Finding an apartment was so much easier this time around. Of course, part of it was that I got lucky, but a large part of it is that things have changed so much. Well, actually it’s hard to compare Kunming and Shanghai. I haven’t been back to Kunming in a long time, so I’m not sure if the apartment hunting process has improved to this level yet. However, this experience made me realize that I need to be careful about letting my earlier experiences from over 10 years ago impact my opinions and attitudes now if I don’t have any current experience to back it up. China is funny in that some things change so fast, so much, but other things don’t and seem like they never will.

My Crazy White Family in China – A Humbling Experience

Even though I’ve been in and out of China for the last 11 years and taking every opportunity I could to visit or stay for extended periods of time, my parents have always kind of had this idea that “the China thing was just a phase.” After my decision to take a job in Shanghai, my family must have realized that maybe I wasn’t kidding around this whole time and they finally decided to come visit me. Admittedly, I half agreed to it because I didn’t think they’d actually go through with it. If my dad had had his way, the trip never would have happened. My dad is a large man who doesn’t like loud noises, warm weather, airplanes, or crowds. You can already see how this was a bad idea. My mom on the other hand…it’s weird because even though I’ve known her my whole life, I’ve only known her as a mom and not as a person, if that makes sense, so it seemed odd to me her suddenly wanting to see the world and not do whatever it is that she does in the house all day. Her wanting to travel, much less go to Asia seemed so out of character, but I learned that she actually used to visit Europe quite frequently when she was in high school (wut?) and has always had a strong desire to see the world and know what’s out there, but work and family ended up taking up all of her time for the last few decades and it just never happened. I guess me and my youngest sister’s seemingly random wanderlust was inherited.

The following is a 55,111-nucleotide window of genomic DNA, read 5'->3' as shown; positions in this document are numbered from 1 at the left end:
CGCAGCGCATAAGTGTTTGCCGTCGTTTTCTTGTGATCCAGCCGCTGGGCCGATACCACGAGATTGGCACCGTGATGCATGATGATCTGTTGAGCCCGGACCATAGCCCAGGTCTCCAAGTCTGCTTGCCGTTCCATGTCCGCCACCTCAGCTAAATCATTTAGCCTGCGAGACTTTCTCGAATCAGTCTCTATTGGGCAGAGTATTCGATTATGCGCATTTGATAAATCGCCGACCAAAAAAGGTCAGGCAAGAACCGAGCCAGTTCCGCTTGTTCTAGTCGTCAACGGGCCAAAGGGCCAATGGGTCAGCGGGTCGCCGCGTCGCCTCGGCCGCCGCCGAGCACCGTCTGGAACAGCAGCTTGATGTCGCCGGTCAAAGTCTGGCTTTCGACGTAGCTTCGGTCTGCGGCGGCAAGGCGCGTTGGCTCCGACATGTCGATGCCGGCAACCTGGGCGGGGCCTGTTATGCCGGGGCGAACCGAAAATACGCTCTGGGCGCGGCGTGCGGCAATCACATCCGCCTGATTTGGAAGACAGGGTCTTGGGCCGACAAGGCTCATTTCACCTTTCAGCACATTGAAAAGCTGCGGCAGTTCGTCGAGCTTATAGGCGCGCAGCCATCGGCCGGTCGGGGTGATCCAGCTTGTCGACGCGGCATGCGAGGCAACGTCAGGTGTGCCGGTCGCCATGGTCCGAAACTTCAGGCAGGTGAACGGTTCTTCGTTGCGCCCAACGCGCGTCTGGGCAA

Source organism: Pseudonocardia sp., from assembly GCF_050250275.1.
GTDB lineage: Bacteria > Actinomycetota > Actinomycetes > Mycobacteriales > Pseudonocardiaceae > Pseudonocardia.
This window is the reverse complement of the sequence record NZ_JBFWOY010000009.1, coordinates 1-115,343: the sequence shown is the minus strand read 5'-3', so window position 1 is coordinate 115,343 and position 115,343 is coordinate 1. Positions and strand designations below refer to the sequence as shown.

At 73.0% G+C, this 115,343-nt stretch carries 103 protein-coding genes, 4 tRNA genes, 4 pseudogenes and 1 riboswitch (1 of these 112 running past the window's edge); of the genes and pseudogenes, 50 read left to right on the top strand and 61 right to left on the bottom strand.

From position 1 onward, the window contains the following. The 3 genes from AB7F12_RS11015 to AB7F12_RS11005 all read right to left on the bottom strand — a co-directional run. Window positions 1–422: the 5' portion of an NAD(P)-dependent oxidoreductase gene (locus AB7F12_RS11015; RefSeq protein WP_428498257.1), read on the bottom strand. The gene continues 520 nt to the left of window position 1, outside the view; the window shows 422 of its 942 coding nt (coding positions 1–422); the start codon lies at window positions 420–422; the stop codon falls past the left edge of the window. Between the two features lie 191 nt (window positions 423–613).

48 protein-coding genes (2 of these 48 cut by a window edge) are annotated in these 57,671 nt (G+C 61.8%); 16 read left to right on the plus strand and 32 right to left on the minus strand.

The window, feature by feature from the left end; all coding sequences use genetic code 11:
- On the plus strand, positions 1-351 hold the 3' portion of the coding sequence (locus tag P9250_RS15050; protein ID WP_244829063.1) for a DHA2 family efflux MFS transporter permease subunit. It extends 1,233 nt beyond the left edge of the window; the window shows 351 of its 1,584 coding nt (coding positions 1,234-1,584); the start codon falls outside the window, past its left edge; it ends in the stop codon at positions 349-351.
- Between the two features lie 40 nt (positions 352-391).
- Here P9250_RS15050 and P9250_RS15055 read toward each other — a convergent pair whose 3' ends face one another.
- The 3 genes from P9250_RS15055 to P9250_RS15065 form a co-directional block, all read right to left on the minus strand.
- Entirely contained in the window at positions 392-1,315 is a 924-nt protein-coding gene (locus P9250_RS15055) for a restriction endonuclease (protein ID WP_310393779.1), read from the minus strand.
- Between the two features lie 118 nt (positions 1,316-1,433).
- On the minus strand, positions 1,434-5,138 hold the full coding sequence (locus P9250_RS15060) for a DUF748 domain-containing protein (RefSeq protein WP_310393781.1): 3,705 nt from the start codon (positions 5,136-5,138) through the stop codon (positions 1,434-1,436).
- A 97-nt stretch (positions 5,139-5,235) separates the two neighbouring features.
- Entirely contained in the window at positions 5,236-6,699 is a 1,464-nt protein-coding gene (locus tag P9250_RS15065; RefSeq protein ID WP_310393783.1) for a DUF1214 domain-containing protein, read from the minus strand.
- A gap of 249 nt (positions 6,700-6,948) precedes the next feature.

My dad had done a lot of complaining and making of excuses in order to avoid this trip, but my mom, getting close to retirement and being able to taste the freedom, wasn’t about to let him ruin this. She went behind his back and applied for passports, applied for visas and bought plane tickets. In spite of his yelling and carrying on after learning of her covert activities, all she could do was giggle and say “he’ll get over it.” My father maintained that he would have the flu the day of the flight or that the customs agents would take one look at his passport photo and not let him into the country on the grounds of being too ugly.